Agricultural Development: Planning and Implementation (Israel Case Study) by R. Weitz and A. Rokach, D. Reidel Publishing Co., Netherlands, 1967. pp.XIX + 404. Price 117s., DM 55.50.

Hiromitsu Kaneda


Jewish agricultural settlement since the 1880's can be
characterized by two unique features: the urban, educated people settled
and became farmers of their own free will; and the agricultural
settlement was carefully planned, first on the farm unit level, and
later on the regional and national levels. On both of these the Israeli
experience is unique in that each is the reverse of the usual process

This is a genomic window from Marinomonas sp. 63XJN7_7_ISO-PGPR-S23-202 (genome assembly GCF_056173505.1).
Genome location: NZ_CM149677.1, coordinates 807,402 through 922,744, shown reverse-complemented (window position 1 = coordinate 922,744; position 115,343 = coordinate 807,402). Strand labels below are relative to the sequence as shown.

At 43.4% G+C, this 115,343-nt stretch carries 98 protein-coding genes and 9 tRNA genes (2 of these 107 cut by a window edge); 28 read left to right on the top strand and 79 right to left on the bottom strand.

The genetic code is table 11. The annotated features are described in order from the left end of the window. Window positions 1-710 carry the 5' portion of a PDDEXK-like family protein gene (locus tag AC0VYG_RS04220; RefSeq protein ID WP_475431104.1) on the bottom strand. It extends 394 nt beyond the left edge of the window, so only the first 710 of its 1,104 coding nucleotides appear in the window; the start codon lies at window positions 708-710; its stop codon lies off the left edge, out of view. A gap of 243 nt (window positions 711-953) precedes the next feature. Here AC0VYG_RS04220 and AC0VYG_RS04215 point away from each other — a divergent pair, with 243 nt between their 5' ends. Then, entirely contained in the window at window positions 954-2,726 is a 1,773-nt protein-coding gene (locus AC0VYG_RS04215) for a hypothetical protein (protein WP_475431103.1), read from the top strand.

observable elsewhere. During the twelve years following the attain¬ment
of statehood in 1948 Israel absorbed successfully over 1.25 million
immi¬grants into agriculture, over two-thirds of whom had none or
limited degree of familiarity with the "modern" agriculture, as they
came from North Africa, Asia, and the Middle East. Nonetheless, they
became part of a highly technical and organized farming system. Between
1950 and 1965, total agricultural pro¬duction in Israel increased by 500
per cent. The productivity of labour in agri-/. culture rose at a
remarkable annual rate of 10.8 per cent between 1955 and 1959 and at
11.2 per cent between 1958 and 1963.

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